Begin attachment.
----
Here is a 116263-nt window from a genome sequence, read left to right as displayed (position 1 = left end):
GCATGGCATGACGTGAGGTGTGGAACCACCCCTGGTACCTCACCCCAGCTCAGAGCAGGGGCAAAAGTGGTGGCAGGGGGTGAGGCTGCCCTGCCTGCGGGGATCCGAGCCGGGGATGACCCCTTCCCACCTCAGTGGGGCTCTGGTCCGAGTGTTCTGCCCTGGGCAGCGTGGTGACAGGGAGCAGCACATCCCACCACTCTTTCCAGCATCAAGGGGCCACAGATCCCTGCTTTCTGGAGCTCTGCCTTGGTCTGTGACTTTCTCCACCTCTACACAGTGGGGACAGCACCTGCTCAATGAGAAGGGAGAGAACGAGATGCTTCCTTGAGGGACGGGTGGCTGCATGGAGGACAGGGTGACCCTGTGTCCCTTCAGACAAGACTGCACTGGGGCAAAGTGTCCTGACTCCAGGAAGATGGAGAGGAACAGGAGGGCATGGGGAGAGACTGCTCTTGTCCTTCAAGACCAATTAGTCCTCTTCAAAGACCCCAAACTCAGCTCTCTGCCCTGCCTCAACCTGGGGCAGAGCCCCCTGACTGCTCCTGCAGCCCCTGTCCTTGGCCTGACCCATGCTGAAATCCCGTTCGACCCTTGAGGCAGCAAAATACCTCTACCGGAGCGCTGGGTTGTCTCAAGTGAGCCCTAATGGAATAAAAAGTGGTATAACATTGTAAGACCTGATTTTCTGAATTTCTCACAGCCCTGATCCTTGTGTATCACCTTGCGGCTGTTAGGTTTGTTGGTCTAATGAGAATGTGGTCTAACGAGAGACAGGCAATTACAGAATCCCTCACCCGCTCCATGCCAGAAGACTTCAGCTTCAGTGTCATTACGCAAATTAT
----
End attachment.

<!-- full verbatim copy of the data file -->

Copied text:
Here is a 116263-nt window from a genome sequence, read left to right as displayed (position 1 = left end):
GCATGGCATGACGTGAGGTGTGGAACCACCCCTGGTACCTCACCCCAGCTCAGAGCAGGGGCAAAAGTGGTGGCAGGGGGTGAGGCTGCCCTGCCTGCGGGGATCCGAGCCGGGGATGACCCCTTCCCACCTCAGTGGGGCTCTGGTCCGAGTGTTCTGCCCTGGGCAGCGTGGTGACAGGGAGCAGCACATCCCACCACTCTTTCCAGCATCAAGGGGCCACAGATCCCTGCTTTCTGGAGCTCTGCCTTGGTCTGTGACTTTCTCCACCTCTACACAGTGGGGACAGCACCTGCTCAATGAGAAGGGAGAGAACGAGATGCTTCCTTGAGGGACGGGTGGCTGCATGGAGGACAGGGTGACCCTGTGTCCCTTCAGACAAGACTGCACTGGGGCAAAGTGTCCTGACTCCAGGAAGATGGAGAGGAACAGGAGGGCATGGGGAGAGACTGCTCTTGTCCTTCAAGACCAATTAGTCCTCTTCAAAGACCCCAAACTCAGCTCTCTGCCCTGCCTCAACCTGGGGCAGAGCCCCCTGACTGCTCCTGCAGCCCCTGTCCTTGGCCTGACCCATGCTGAAATCCCGTTCGACCCTTGAGGCAGCAAAATACCTCTACCGGAGCGCTGGGTTGTCTCAAGTGAGCCCTAATGGAATAAAAAGTGGTATAACATTGTAAGACCTGATTTTCTGAATTTCTCACAGCCCTGATCCTTGTGTATCACCTTGCGGCTGTTAGGTTTGTTGGTCTAATGAGAATGTGGTCTAACGAGAGACAGGCAATTACAGAATCCCTCACCCGCTCCATGCCAGAAGACTTCAGCTTCAGTGTCATTACGCAAATTAT